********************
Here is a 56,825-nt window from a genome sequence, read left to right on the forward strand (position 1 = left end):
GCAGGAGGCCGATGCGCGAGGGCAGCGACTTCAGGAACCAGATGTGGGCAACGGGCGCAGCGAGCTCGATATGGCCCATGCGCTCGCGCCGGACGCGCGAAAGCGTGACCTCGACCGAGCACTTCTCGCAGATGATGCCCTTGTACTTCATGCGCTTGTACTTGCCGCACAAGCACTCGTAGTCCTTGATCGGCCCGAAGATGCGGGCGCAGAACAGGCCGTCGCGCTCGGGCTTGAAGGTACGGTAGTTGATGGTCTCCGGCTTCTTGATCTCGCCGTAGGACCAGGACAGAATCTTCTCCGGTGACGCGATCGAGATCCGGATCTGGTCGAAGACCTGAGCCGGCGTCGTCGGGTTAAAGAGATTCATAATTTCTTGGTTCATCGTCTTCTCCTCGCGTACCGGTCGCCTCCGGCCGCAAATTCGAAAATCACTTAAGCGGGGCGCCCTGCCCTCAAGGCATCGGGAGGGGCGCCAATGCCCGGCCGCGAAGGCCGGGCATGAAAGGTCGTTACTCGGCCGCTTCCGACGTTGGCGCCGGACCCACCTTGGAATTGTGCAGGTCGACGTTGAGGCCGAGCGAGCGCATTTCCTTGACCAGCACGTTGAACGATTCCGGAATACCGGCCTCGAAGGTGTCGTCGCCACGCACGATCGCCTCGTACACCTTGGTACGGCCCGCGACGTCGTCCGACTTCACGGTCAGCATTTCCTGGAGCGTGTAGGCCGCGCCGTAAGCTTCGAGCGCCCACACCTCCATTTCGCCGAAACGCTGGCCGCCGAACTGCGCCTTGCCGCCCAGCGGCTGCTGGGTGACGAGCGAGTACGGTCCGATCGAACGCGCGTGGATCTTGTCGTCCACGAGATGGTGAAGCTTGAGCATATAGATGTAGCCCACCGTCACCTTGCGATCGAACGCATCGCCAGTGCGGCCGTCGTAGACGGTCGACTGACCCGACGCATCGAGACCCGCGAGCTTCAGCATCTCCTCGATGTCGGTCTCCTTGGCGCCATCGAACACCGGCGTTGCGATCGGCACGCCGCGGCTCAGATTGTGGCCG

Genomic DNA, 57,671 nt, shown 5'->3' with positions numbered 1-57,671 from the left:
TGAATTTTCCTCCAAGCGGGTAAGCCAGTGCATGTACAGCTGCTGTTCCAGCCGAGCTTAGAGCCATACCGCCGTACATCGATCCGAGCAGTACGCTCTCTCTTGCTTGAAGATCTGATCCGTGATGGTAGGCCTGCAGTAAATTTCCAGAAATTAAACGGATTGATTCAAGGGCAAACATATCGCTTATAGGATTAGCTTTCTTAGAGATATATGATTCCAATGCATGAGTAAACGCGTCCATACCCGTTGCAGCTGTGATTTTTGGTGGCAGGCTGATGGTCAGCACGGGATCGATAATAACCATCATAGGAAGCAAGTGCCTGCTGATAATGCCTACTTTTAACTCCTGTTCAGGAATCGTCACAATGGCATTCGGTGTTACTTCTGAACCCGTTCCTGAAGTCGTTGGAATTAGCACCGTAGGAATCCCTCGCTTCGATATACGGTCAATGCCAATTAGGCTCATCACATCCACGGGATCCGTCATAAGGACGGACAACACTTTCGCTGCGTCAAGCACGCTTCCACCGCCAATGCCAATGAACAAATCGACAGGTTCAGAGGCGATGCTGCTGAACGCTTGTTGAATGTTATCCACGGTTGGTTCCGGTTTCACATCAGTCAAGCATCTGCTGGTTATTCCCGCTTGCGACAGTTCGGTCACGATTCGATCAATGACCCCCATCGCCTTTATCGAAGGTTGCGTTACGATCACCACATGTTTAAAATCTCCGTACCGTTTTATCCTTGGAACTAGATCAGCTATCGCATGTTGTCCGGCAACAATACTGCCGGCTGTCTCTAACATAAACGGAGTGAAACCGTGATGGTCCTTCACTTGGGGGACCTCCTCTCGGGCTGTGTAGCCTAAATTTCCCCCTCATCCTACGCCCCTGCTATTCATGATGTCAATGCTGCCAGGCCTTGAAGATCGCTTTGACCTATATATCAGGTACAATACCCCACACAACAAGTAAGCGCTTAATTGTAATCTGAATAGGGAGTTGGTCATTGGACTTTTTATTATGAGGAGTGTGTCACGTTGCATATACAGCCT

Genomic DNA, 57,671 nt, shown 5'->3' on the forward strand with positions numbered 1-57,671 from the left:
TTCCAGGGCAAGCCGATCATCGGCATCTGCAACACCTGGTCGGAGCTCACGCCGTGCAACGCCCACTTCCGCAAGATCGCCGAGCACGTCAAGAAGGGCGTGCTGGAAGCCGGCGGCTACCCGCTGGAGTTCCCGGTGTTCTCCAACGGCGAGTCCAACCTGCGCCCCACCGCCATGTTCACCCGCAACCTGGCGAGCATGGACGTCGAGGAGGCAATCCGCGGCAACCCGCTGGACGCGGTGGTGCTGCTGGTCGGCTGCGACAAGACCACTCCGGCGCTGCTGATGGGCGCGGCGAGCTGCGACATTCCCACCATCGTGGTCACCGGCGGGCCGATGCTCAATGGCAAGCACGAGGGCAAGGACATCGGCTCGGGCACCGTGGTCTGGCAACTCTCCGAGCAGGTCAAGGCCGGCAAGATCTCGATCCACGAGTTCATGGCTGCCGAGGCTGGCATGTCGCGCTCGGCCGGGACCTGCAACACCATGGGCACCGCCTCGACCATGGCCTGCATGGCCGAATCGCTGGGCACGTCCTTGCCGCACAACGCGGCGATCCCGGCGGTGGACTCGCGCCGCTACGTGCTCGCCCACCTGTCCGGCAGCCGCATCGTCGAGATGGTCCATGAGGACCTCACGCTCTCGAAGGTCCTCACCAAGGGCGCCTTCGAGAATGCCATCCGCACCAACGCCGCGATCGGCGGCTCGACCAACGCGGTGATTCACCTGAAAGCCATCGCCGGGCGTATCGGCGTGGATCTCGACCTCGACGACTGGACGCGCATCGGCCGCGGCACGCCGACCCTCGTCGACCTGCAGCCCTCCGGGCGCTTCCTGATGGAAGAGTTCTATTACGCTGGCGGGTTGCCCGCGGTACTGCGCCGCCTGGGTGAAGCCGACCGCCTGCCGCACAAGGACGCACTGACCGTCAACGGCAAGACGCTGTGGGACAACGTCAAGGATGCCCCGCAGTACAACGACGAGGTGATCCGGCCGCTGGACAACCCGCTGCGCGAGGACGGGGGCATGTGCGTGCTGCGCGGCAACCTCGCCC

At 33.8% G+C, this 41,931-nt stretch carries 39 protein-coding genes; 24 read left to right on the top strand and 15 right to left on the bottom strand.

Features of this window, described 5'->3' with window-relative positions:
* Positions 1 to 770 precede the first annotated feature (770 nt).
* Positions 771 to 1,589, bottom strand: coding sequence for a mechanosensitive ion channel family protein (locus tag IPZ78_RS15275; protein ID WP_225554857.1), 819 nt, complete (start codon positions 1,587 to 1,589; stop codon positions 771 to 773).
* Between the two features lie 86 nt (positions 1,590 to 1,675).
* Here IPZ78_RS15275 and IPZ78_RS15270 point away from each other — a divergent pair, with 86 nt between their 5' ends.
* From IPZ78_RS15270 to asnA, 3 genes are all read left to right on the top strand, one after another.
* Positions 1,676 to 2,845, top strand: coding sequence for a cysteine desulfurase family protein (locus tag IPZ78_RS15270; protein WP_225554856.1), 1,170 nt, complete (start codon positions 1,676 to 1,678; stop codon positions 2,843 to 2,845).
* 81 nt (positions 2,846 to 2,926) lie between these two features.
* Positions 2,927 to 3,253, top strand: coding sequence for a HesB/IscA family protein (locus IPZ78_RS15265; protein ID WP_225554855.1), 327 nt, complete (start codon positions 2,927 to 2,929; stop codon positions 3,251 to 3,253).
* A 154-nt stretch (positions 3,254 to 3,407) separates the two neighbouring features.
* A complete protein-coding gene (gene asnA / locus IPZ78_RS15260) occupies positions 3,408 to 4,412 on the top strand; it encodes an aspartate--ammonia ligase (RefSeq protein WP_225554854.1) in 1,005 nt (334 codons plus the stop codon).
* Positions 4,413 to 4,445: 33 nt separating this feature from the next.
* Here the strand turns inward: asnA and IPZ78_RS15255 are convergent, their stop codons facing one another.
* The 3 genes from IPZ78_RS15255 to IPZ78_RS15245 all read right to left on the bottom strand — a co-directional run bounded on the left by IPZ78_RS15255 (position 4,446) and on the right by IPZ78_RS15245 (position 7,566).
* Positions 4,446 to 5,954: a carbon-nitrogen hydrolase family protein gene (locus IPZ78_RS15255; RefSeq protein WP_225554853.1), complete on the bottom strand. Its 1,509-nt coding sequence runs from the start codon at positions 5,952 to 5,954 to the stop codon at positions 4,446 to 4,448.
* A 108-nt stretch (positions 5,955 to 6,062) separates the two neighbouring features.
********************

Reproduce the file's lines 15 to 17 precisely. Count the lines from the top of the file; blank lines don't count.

* 81 nt (positions 2,846 to 2,926) lie between these two features.
* Positions 2,927 to 3,253, top strand: coding sequence for a HesB/IscA family protein (locus IPZ78_RS15265; protein ID WP_225554855.1), 327 nt, complete (start codon positions 2,927 to 2,929; stop codon positions 3,251 to 3,253).
* A 154-nt stretch (positions 3,254 to 3,407) separates the two neighbouring features.